My ocean robot army

I keep getting this article about giant spying robotic jellyfish in my newsfeed, which quite frankly just cracks me up every time. Don’t get me wrong, I think the technology is really cool. But I keep having these ridiculous visions of tiny maritime Napoleons screaming “DEPLOY THE SMACK

Virginia Tech: Autonomous Robotic Jellyfish from virginiatech on Vimeo.

But why should diminutive dictators have all the fun? I WANT MY OWN ROBOT ARMY. I mean if I am going to explore the mysteries of the ocean I might as well do it in style. So here is my

First to be released is my fast-moving school of ROBOT FISH. All will be overwhelmed by their shear numbers.

Some will deployed in “Hamster Assassin” mode to dispose of the competing ocean exploration programs.

 Think you could escape by heading to land? ROBOT SQUID and ROBOT FLYING FISH will HUNT YOU DOWN.

Limbo competitions will not deter Robot Squid
[SOURCE: http://arstechnica.com/science/2011/11/robot-without-a-skeleton-inspired-by-squid-crawls-on-land/]

Robot flying fish will leap after your sorry ass.
[SOURCE: http://www.gizmag.com/flying-fish-glider/27690/]

 For the final pillaging sweep, I send ROBOT OCTOPUS to grab all the things.

Robot Octopus wields its tentacles that will crush you with their metal cores
[SOURCE:http://spectrum.ieee.org/automaton/robotics/robotics-hardware/robot-octopus-shows-off-new-sculls]

 And finally, not even your innards are safe from ROBOT MERMAID as it enters your gaping, terrified mouths and swims into your digestive tract.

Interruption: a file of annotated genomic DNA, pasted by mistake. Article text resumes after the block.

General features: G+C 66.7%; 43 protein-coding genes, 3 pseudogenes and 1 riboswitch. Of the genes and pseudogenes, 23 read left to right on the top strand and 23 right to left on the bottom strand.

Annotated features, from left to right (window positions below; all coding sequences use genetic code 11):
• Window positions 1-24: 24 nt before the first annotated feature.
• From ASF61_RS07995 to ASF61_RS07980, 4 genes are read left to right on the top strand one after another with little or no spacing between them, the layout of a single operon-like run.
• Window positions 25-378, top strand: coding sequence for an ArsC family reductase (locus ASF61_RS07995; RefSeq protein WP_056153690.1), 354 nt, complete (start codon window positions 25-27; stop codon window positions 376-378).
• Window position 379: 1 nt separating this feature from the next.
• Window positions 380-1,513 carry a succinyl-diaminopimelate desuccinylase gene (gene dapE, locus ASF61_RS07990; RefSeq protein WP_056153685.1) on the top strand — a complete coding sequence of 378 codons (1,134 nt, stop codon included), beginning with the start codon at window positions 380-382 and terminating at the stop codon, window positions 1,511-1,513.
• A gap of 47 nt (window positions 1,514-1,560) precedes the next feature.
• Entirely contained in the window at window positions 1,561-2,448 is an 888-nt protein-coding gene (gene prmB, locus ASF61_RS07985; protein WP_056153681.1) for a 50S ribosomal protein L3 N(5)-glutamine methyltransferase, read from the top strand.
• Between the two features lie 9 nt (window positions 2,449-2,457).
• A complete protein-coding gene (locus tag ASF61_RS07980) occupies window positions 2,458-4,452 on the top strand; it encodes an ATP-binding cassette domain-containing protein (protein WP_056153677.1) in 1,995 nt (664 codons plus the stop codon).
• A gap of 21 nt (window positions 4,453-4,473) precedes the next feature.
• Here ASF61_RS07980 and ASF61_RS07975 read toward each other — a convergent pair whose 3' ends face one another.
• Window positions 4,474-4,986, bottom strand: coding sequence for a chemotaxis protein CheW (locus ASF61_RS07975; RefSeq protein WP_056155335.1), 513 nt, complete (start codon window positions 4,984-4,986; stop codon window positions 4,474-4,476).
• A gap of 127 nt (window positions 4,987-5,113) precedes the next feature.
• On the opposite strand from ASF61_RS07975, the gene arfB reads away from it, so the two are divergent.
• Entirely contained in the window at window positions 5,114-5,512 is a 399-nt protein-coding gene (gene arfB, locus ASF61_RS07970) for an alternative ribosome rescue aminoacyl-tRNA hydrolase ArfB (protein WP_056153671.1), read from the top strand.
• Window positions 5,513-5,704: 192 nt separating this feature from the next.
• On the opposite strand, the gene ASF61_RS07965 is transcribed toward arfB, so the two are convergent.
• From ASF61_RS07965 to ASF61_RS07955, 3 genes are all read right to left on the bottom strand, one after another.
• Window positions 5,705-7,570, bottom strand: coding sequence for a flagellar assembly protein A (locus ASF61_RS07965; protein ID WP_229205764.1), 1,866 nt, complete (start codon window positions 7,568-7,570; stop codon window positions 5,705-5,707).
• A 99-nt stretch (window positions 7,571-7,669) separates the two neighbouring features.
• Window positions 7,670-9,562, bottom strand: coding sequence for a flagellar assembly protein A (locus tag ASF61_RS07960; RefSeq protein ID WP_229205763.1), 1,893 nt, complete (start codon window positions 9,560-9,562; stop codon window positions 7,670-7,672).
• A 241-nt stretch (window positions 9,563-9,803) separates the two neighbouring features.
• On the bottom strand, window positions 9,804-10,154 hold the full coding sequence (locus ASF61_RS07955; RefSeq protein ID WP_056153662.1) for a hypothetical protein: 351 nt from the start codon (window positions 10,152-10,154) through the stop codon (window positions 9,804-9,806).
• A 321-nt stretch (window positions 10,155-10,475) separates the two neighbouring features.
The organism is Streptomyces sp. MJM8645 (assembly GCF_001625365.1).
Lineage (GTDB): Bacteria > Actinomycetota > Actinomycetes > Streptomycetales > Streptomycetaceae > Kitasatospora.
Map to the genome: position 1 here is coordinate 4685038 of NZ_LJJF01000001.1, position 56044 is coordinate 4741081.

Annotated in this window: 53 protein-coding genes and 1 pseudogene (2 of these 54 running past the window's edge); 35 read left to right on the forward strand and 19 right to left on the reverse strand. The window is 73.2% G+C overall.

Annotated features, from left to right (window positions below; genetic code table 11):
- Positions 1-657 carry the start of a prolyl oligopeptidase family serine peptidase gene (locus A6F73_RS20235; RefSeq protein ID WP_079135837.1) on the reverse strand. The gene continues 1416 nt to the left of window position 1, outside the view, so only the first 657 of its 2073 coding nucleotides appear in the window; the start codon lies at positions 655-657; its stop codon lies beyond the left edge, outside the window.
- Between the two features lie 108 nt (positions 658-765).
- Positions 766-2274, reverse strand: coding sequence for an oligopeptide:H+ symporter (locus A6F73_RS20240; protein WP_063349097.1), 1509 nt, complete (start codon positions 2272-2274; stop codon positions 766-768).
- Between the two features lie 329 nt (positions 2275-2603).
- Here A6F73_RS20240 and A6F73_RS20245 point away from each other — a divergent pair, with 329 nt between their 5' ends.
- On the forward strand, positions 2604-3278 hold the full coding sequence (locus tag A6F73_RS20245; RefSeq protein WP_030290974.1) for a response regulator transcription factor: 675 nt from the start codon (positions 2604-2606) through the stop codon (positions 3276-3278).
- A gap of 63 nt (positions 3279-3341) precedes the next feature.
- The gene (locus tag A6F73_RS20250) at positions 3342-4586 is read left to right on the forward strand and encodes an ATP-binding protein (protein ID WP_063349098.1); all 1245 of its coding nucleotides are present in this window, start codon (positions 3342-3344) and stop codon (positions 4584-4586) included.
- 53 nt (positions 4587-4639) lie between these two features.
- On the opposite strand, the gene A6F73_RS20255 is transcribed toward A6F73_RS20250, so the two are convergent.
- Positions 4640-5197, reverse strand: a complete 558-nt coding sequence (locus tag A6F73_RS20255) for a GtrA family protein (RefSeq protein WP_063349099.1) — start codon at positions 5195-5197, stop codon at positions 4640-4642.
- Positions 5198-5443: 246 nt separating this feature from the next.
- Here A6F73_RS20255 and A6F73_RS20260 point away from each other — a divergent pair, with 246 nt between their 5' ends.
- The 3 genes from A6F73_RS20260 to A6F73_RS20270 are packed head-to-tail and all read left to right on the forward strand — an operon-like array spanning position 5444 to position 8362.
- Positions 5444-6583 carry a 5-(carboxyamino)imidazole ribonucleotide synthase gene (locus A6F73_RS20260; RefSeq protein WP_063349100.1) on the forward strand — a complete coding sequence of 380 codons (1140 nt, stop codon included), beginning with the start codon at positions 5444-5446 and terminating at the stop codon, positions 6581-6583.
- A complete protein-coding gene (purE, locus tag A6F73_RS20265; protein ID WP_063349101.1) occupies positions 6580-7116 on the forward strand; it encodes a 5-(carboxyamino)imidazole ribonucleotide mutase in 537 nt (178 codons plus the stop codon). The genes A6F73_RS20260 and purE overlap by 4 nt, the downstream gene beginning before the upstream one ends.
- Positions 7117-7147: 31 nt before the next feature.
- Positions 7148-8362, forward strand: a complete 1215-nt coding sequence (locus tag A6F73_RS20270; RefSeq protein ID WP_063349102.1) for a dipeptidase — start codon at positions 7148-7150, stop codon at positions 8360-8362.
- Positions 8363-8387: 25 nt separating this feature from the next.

Takes eating seafood to a whole new level.
[SOURCE: http://www.cosmosmagazine.com/news/scientists-create-robot-mermaid-endoscope/]

 

Of course, of all of these ocean robots will be deployed with CTDs. Because what’s the use of taking over the ocean if you can’t sample it?

 

This post was inspired by a conversation @WhySharksMatter who planned on escaping skynet in the ocean. You can run, you can swim, but you can’t hide…

Kim Martini (84 Posts)

Kim is a Physical Oceanographer at the Joint Institute for the Study of Atmosphere and Ocean at the University of Washington. She received her Ph.D. from the University of Washington in 2010. Her goal in life is to throw expensive s**t in the ocean. When not at sea, she uses observations from moored, satellite and land-based instruments to understand the pathways that wind and tidal energy take from large (internal tides) to small scales (turbulence).





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